1911 Encyclopædia Britannica/Prime Minister

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37186261911 Encyclopædia Britannica, Volume 22 — Prime Minister

PRIME MINISTER, or Premier, in England, the first minister of the Crown. Until 1905 the office of prime minister was unknown to the law,[1] but by a royal warrant of the 2nd of December of that year the holder of the office, as such, was given precedence next after the archbishop of York. The prime minister is the medium of intercourse between the cabinet and the sovereign; he has to be cognizant of all matters of real importance that take place in the different departments so as to exercise a controlling influence in the cabinet; he is virtually responsible for the disposal of the entire patronage of the Crown; he selects his colleagues, and by his resignation of office dissolves the ministry. Yet he was until 1905, in theory at least, but the equal of the colleagues he appointed. The prime minister is nominated by the sovereign. “I offered,” said Sir Robert Peel on his resignation of office, “no opinion as to the choice of a successor. That is almost the only act which is the personal act of the sovereign; it is for the sovereign to determine in whom her confidence shall be placed.” Yet this selection by the Crown is practically limited. No prime minister could carry on the government of the country for any length of time who did not possess the confidence of the House of Commons. The prime minister has no salary as prime minister, but he usually holds the premiership in connexion with the first lordship of the treasury, the chancellorship of the exchequer, a secretaryship of state or the privy seal. Sir Robert Walpole must be regarded as the first prime minister—that is, a minister who imposed harmonious action upon his colleagues in the cabinet. This was brought about partly by the capacity of the man himself, partly by the lack of interest of George I. and II. in English home affairs. This creation, as it were, of a superior minister was so gradually and silently effected that it is difficult to realize its full importance. In previous ministries there was no prime minister except so far as one member of the administration dominated over his colleagues by the force of character and intelligence. In the reign of George III. even North and Addington were universally acknowledged by the title of prime minister, though they had little claim to the independence of action of a Walpole or a Pitt.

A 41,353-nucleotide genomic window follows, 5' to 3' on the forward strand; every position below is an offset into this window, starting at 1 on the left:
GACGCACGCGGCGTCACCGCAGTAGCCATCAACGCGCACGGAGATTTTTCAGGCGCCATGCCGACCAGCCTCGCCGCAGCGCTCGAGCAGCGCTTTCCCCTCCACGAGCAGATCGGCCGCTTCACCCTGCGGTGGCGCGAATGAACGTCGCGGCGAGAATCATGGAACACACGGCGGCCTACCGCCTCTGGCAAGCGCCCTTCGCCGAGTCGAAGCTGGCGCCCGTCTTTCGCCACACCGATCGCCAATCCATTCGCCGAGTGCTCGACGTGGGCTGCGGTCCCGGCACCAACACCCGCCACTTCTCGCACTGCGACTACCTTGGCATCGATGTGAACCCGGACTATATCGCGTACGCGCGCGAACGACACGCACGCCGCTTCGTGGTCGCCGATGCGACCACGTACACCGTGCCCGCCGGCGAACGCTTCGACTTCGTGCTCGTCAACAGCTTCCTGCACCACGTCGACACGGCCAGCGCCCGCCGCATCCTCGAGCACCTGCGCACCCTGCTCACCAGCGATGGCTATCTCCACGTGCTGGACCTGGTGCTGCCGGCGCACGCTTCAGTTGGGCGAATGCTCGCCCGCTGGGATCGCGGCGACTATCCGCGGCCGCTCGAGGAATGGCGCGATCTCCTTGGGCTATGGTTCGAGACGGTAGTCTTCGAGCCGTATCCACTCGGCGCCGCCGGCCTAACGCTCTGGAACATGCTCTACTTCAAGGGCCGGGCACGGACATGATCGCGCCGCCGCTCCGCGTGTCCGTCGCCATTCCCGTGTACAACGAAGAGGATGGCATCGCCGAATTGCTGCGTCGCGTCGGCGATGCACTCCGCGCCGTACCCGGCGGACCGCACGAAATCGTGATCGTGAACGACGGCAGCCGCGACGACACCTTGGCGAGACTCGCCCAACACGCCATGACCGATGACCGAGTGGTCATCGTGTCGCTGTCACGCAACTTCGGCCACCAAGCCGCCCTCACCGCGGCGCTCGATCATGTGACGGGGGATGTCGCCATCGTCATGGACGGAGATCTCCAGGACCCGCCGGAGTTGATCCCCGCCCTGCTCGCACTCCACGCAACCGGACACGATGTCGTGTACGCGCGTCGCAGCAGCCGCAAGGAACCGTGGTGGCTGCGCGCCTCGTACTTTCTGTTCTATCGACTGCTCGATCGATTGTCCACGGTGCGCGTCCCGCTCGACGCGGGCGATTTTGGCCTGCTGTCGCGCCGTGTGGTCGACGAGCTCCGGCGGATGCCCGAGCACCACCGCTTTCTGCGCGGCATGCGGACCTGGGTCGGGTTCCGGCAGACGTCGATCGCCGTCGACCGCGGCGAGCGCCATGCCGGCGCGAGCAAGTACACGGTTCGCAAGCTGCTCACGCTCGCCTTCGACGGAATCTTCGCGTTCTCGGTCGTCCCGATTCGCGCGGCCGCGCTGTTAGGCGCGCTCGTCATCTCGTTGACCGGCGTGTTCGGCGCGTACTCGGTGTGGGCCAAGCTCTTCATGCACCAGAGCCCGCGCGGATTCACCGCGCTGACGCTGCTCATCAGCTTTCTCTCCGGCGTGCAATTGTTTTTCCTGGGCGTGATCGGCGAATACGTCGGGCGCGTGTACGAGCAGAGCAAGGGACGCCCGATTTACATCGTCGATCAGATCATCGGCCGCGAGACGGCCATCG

British Prime Ministers.
Sir R. Walpole 1721–1742   Earl of Shelburne (afterwards 
 Marquess of Lansdowne)
John, Lord Carteret (afterwards
 Earl Granville)
1742–1744 Lord North (afterwards
Henry Pelham 1744–1754  Earl of Guilford) 1783
Duke of Newcastle 1754–1756 W. Pitt 1783–1801
William Pitt and Duke of Newcastle 1756–1762 H. Addington (afterwards
Earl of Bute 1762–1763  Viscount Sidmouth) 1801–1804
George Grenville 1763–1765 W. Pitt 1804–1806
Marquess of Rockingham 1765–1766 Lord Grenville 1806–1807
W. Pitt, Earl of Chatham 1766–1767 Duke of Portland 1807–1809
Duke of Grafton 1767–1770 Spencer Perceval 1809–1812
Lord North 1770–1782 Earl of Liverpool 1812–1827
Marquess Of Rockingham 1782 G. Canning 1827
Viscount Goderich (after-
 wards Earl of Ripon)
1827–1828   B. Disraeli (afterwards
 Earl of Beaconsfield)
Duke of Wellington 1828–1830 W. E. Gladstone 1868–1874
Earl Grey 1830–1834 B. Disraeli (Beaconsfield) 1874–1880
Viscount Melbourne 1834 W. E. Gladstone. 1880–1885
Sir R. Peel 1834–1835 Marquess of Salisbury 1885–1886
Viscount Melbourne 1835–1841 W. E. Gladstone. 1886
Sir R. Peel 1841–1846 Marquess of Salisbury 1886–1892
Lord John Russell
(afterwards Earl Russell)
1846–1852 W. E. Gladstone 1892–1894
Earl of Derby 1852 Earl of Rosebery 1894–1895
Earl of Aberdeen 1852–1855 Marquess of Salisbury 1895–1902
Viscount Palmerston 1855–1858 A. J. Balfour 1902–1905
Earl of Derby 1858–1859 Sir H. Campbell
Viscount Palmerston 1859–1865  -Bannerman 1905–1908
Earl Russell 1865–1866 H. H. Asquith 1908–
Earl of Derby 1866–1868

  1. The first formal mention in a public document appears to be in 1878, where, in the opening clause of the treaty of Berlin, the earl of Beaconsfield is referred to as “First Lord of Her Majesty's Treasury, Prime Minister of England.”